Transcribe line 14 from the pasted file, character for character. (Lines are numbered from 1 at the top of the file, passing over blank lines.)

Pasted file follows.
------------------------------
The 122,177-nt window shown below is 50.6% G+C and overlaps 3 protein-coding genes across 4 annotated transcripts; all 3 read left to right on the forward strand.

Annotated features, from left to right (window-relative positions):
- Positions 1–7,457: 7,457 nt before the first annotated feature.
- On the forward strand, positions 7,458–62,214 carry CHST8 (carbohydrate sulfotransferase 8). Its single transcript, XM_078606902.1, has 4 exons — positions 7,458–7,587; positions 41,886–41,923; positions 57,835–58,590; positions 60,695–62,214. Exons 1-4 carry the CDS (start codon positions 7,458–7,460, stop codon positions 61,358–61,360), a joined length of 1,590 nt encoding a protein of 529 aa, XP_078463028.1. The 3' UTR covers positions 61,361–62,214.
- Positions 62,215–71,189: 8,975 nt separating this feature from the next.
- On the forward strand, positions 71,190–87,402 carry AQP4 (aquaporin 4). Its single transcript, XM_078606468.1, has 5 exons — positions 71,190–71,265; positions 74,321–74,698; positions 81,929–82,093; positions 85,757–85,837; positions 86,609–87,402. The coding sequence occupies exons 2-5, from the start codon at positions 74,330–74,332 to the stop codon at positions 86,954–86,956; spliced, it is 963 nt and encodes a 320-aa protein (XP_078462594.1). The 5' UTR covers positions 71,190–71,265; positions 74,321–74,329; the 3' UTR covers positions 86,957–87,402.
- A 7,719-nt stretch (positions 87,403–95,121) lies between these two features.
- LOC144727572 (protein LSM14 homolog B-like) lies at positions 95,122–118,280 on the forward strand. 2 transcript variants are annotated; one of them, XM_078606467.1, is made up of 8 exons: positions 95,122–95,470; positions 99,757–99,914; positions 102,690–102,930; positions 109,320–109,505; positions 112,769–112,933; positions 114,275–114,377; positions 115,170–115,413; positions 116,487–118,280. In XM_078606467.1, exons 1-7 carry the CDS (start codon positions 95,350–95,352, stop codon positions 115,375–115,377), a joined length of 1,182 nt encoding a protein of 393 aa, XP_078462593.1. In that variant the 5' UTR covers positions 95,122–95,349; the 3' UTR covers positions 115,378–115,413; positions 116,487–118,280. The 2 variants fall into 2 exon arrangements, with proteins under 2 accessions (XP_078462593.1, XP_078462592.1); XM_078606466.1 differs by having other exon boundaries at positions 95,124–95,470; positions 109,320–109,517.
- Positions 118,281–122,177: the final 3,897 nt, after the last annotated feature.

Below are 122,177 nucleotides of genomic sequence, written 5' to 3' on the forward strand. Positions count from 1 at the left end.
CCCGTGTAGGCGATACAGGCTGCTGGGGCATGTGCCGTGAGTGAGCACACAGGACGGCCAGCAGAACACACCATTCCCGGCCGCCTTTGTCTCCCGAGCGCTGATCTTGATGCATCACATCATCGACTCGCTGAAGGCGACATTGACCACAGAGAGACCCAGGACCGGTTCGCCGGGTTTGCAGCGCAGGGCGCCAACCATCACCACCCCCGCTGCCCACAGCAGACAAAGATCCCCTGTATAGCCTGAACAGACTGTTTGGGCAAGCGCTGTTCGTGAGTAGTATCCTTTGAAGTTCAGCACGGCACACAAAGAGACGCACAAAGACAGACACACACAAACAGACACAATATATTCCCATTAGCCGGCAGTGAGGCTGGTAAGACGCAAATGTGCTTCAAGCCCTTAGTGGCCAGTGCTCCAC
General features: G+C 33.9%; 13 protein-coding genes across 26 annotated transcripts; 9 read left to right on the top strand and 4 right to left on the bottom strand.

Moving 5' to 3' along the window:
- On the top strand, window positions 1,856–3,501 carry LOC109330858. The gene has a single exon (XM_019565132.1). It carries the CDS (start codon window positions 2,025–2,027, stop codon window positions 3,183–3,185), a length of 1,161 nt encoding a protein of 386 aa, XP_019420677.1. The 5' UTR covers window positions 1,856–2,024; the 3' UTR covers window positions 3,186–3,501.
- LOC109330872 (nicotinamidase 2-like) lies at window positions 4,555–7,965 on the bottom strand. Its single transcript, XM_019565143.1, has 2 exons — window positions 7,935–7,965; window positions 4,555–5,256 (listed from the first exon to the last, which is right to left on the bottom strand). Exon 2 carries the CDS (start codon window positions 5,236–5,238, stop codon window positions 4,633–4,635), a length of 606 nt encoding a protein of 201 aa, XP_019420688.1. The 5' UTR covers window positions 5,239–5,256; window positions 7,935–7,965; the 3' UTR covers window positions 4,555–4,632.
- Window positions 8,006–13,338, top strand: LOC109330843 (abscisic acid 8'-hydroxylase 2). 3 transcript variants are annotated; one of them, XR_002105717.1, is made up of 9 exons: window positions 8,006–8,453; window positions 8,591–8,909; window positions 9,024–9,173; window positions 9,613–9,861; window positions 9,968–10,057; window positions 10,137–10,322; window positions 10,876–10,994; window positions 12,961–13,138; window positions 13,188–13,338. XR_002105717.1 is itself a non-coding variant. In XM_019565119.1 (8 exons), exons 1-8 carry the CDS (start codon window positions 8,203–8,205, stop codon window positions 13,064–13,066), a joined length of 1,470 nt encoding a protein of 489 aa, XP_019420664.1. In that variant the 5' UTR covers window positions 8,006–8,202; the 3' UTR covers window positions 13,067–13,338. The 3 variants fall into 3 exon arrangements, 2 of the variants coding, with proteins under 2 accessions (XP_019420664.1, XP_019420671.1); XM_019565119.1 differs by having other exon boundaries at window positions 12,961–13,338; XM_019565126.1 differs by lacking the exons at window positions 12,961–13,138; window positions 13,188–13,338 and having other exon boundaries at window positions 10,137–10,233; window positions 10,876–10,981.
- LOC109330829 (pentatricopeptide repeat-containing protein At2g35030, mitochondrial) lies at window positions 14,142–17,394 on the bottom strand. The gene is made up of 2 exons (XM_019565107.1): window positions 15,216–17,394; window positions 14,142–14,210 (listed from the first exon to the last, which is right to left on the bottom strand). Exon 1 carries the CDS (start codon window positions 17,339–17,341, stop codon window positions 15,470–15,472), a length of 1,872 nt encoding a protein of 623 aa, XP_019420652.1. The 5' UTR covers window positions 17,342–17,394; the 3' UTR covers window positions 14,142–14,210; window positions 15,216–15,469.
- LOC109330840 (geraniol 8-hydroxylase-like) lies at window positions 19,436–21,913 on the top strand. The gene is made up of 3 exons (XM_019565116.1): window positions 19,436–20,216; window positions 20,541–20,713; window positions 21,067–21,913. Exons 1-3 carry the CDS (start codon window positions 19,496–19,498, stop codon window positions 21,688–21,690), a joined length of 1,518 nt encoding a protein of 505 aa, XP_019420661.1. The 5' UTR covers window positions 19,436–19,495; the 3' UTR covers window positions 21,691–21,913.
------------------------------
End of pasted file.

- On the top strand, window positions 1,856–3,501 carry LOC109330858. The gene has a single exon (XM_019565132.1). It carries the CDS (start codon window positions 2,025–2,027, stop codon window positions 3,183–3,185), a length of 1,161 nt encoding a protein of 386 aa, XP_019420677.1. The 5' UTR covers window positions 1,856–2,024; the 3' UTR covers window positions 3,186–3,501.